At its annual meeting in Baltimore last Friday, the American Dialect Society selected tweet (noun and verb) as its 2009 word of the year and google (verb) as its word of the decade 2000-2009.
Grant Barrett, chair of the society's New Words Committee, had this to say about the winners:
Both words are, in the end, products of the Information Age, where every person has the ability to satisfy curiosity and to broadcast to a select following, both via the Internet.
In a first for the society, whose vote is the longest-running anywhere and the only one not tied to a commercial interest, both of the winning names are also proprietary terms with trademark protection. Lower-case google ("to search the Internet") is a genericization of the corporate name Google. And Twitter, Inc., filed for trademark protection of Tweet in April 2009. (I wrote about it here.)
A bit of background from ADS about criteria for selection:
Word of the Year is interpreted in its broader sense as “vocabulary item”—not just words but phrases. The words or phrases do not have to be brand-new, but they have to be newly prominent or notable in the past year, in the manner of Time magazine’s Person of the Year.
Tweet beat out the suffix -er (as in birther, deather, and teabagger); fail (noun or interjection); H1N1 (the swine flu virus); public option (a controversial element of the health-insurance debate); and Dracula sneeze (covering one's mouth with the crook of one's elbow while sneezing, and resembling Count Dracula while so doing). The count had his revenge, however: Dracula sneeze was voted Most Creative Word of the Year. And fail won as Most Useful.
Other category winners:
- Most Outrageous: Death panel.
- Most Euphemistic: Hike the Appalachian Trail.
- Most Likely to Succeed: Twenty-ten (as opposed to "two thousand and ten").
- Least Likely to Succeed: Any nickname for the decade 2000-2009.
More information about the vote appears on the ADS website. Baltimorean John McIntyre, who blogs at You Don't Say, attended the voting session and filed a report. Also read Ben Zimmer's summary at Visual Thesaurus (and don't miss the video embedded at the end—a word nerd's delight).
In a separate session at the Baltimore meeting, the American Name Society selected Salish Sea as its name of the year. I haven't yet found an online press release, but an email from the society's Cleve Evans provided this background for the selection:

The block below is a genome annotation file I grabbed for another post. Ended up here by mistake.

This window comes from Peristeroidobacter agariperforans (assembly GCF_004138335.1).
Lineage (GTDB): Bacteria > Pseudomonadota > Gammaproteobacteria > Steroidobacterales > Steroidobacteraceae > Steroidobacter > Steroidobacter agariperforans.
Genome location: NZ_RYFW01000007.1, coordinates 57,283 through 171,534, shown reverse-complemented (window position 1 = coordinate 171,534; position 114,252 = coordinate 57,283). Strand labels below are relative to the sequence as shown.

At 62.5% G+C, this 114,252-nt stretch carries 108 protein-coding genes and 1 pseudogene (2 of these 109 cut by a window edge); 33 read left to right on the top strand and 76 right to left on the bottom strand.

This name, created by marine biologist Bart Webber in 1988, was officially adopted as the collective name for the interior ocean waters of British Columbia and Washington state. The Salish Sea stretches from Olympia, WA to Desolation Sound in BC and includes Puget Sound, the Strait of Juan de Fuca, and the Strait of Georgia. The U.S. Board on Geographic Names approved the name on November 12, 2009, after it had previously been accepted by the Geographic Names board of Canada. Webber wanted a single name for this entire body of water because forms a connected marine ecosystem. “Salish” was chosen because most of the Native American nations who lived in the area spoke languages that were part of the Coast Salish family.
Salish Sea was also voted Place Name of the Year.
Other ANS names of the year, from the Evans email:
- Twitter was chosen as Trade Name of the Year. Although Twitter was launched in 2006, this was the year it was taken seriously as a global phenomenon. It played a major part in the protests in Iran after the disputed June election. "Twitter" was the year's fastest-rising Google search, and it made Google’s global list (at #4) for the first time ever.*
- Max was voted Fictional Name of the Year because of the child hero of the classic children’s book Where the Wild Things Are by Maurice Sendak, and the 2009 film based on it. The fact that many young parents were read the book as a child helps account for Max, Maxwell, and similar names being popular baby names today.
- Chesley Burnett “Sully” Sullenberger III was voted Personal Name of the Year. The name of the pilot who safely landed an airliner on the Hudson River last January illustrates how a name some might find odd and even nerdish can gain a heroic image from current events.
- ANS members also voted to created a special Miscellaneous Name of the Year for H1N1, the name of the influenza virus that caused worldwide concern in 2009. The replacement of the term “swine flu” by this scientific clinical term was an unusual example of government pronouncements successfully changing a popular public term.
Read my report on the 2008 Name of the Year vote, which I attended.
* Twitter was my own submission for trade name of the year, and the citation above appears to be identical to my nominating statement.